Adam Cooney's outstanding record undoubtedly saved the Brownlow Medallist an extra game's suspension at the AFL tribunal.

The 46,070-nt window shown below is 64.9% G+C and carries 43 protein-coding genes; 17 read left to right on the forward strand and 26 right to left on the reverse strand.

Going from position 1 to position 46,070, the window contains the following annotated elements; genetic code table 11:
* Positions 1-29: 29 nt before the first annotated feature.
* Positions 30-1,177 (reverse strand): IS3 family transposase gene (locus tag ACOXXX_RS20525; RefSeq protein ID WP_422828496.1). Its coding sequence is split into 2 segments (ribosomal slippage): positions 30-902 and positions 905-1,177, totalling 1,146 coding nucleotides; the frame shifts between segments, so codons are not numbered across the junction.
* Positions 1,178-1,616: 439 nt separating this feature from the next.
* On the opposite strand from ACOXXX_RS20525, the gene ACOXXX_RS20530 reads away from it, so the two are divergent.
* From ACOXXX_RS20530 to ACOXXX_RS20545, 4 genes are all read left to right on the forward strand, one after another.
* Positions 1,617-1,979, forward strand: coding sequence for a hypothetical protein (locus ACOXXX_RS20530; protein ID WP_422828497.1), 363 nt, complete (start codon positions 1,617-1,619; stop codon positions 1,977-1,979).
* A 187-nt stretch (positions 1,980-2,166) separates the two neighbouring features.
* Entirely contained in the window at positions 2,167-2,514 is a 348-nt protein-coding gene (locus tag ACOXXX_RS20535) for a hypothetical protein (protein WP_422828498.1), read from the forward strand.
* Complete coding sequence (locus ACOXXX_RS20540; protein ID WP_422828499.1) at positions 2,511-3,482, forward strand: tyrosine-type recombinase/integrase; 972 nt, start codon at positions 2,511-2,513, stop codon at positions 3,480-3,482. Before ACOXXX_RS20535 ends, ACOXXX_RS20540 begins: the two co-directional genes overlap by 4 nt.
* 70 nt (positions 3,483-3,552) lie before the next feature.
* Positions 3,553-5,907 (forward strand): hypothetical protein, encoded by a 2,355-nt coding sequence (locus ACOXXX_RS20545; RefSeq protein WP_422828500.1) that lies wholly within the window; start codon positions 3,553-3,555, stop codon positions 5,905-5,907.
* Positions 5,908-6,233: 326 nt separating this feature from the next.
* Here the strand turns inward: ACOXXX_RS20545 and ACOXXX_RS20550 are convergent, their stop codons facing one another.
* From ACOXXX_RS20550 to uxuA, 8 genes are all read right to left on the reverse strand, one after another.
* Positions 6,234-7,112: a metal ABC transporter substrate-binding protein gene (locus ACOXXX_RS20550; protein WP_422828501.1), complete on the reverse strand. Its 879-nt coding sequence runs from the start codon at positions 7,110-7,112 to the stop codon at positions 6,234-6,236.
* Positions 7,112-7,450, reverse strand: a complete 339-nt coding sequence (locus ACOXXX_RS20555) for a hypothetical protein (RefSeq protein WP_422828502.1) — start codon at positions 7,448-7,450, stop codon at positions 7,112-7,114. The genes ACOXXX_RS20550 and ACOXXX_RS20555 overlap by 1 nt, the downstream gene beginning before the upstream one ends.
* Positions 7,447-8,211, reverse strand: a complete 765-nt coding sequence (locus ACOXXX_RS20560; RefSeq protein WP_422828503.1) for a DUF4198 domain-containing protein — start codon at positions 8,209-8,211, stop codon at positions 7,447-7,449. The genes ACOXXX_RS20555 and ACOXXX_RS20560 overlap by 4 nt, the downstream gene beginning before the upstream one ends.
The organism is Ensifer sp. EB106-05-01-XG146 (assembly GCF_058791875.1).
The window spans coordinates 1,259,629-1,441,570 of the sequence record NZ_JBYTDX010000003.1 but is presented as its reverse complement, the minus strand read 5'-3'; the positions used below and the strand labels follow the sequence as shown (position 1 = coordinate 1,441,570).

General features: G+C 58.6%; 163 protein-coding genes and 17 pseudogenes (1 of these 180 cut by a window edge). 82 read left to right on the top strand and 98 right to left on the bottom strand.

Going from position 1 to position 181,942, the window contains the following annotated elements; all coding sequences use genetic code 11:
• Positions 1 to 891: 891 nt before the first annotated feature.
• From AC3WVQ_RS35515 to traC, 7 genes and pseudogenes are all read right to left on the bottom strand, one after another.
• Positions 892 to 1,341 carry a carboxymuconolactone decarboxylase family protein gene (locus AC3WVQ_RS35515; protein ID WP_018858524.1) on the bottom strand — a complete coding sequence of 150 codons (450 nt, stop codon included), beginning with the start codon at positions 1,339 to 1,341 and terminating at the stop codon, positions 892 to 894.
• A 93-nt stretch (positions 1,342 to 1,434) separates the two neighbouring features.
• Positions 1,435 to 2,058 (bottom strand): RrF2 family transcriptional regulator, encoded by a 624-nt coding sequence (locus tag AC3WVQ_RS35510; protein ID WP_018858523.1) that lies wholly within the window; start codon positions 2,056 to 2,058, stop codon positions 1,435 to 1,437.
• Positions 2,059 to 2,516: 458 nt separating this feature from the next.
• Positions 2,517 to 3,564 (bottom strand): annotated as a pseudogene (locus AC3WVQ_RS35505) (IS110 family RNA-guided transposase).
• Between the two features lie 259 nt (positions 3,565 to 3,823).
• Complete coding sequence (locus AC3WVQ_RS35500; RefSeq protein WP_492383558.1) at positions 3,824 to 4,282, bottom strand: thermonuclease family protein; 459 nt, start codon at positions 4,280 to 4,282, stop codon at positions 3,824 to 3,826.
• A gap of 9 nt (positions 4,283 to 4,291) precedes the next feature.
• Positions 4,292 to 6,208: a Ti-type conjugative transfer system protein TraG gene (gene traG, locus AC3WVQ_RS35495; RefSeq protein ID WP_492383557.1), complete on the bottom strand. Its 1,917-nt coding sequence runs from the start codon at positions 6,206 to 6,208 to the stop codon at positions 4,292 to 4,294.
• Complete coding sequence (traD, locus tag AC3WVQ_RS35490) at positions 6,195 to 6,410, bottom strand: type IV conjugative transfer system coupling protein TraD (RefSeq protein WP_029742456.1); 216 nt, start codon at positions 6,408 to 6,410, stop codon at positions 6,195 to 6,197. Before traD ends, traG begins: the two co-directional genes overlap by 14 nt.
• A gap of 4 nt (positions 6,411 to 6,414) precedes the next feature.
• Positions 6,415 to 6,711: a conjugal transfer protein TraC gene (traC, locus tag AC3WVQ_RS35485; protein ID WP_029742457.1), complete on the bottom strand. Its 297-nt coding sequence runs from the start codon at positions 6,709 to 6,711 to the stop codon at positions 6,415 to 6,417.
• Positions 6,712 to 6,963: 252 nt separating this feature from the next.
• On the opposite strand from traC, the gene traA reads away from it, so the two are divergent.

The Essendon veteran was suspended for one match - the first ban of his 230-game career. Under tribunal guidelines, Cooney was facing a two-game penalty for rough conduct once he was found guilty at Tuesday's hearing. But his advocate, former AFL operations manager Adrian Anderson, argued that Cooney's good record should reduce the suspension. Cooney admitted to relief afterwards. "I felt I didn't have a realistic alternative to make that contact and they (the tribunal) saw otherwise," Cooney said. "But in terms of missing one week, it could have been a lot worse - I'm happy with that." Anderson's submission on penalty also featured character evidence from Gold Coast coach Rodney Eade, who Cooney played under for seven years at the Western Bulldogs. Eade spoke via telephone and said Cooney had never lost his temper on the field despite being tagged regularly. Essendon play Gold Coast in two weeks' time and Eade joked during his submission that perhaps he should not be speaking so highly of Cooney. But the Suns coach added the fact he was prepared to give character evidence showed the regard he held for Cooney. The onballer said afterwards that he would buy Eade a beer at the end of the season. Cooney was referred straight to the tribunal, with no option of an early plea, after he cannoned into Stephen Coniglio and concussed the GWS midfielder. He pleaded not guilty, arguing there was no choice but to bump Coniglio once the ball bounced away from Cooney after a centre bounce. After deliberating for 10 minutes, the tribunal jury ruled that the bump was careless, high contact and medium impact. Under normal tribunal guidelines, those factors would equal a two-game ban and tribunal advocate Jeff Gleeson QC said that should be his penalty. "He's an ornament to the game ... but you can only take his record so far," Gleeson said. Anderson said Cooney "agonised" over his plea before deciding to challenge the charge. The 2008 Brownlow Medallist came off the square at a centre bounce late in Sunday's match and accelerated, thinking the ball was rolling towards him. But the ball bounced back in Coniglio's direction and Cooney smashed into him. "I don't see how all of a sudden I can get myself in a safe position to tackle him," Cooney said. It was an ugly incident and Gleeson told the tribunal panel that their first response to the vision was probably more significant than any argument he could make. Gleeson argued that at the very least, it was careless conduct. "He (Cooney) plays the ball, but sometimes ball players have a brain fade," Gleeson said. The ban means Cooney will miss Saturday's home game against Adelaide.